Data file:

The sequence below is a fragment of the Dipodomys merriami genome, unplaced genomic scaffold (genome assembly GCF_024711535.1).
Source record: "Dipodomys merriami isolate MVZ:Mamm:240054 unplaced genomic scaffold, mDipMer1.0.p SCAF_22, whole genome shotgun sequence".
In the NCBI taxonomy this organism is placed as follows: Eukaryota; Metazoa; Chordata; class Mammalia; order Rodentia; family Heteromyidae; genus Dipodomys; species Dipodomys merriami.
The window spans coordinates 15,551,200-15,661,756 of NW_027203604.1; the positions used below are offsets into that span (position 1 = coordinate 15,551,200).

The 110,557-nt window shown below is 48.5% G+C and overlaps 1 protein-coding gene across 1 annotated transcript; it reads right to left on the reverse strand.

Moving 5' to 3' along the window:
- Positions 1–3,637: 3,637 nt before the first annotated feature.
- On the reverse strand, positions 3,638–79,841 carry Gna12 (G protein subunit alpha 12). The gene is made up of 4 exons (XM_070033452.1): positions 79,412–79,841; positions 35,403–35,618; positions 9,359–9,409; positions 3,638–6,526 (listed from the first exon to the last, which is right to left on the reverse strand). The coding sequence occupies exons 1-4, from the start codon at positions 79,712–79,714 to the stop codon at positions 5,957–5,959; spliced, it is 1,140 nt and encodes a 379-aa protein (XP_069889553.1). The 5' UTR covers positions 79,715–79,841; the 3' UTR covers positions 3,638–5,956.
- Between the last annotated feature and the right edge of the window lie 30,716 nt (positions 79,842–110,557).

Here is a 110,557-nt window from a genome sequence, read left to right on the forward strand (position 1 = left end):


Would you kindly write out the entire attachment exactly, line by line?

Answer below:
The sequence below is a fragment of the Dipodomys merriami genome, unplaced genomic scaffold (genome assembly GCF_024711535.1).
Source record: "Dipodomys merriami isolate MVZ:Mamm:240054 unplaced genomic scaffold, mDipMer1.0.p SCAF_22, whole genome shotgun sequence".
In the NCBI taxonomy this organism is placed as follows: Eukaryota; Metazoa; Chordata; class Mammalia; order Rodentia; family Heteromyidae; genus Dipodomys; species Dipodomys merriami.
The window spans coordinates 15,551,200-15,661,756 of NW_027203604.1; the positions used below are offsets into that span (position 1 = coordinate 15,551,200).

The 110,557-nt window shown below is 48.5% G+C and overlaps 1 protein-coding gene across 1 annotated transcript; it reads right to left on the reverse strand.

Moving 5' to 3' along the window:
- Positions 1–3,637: 3,637 nt before the first annotated feature.
- On the reverse strand, positions 3,638–79,841 carry Gna12 (G protein subunit alpha 12). The gene is made up of 4 exons (XM_070033452.1): positions 79,412–79,841; positions 35,403–35,618; positions 9,359–9,409; positions 3,638–6,526 (listed from the first exon to the last, which is right to left on the reverse strand). The coding sequence occupies exons 1-4, from the start codon at positions 79,712–79,714 to the stop codon at positions 5,957–5,959; spliced, it is 1,140 nt and encodes a 379-aa protein (XP_069889553.1). The 5' UTR covers positions 79,715–79,841; the 3' UTR covers positions 3,638–5,956.
- Between the last annotated feature and the right edge of the window lie 30,716 nt (positions 79,842–110,557).

Here is a 110,557-nt window from a genome sequence, read left to right on the forward strand (position 1 = left end):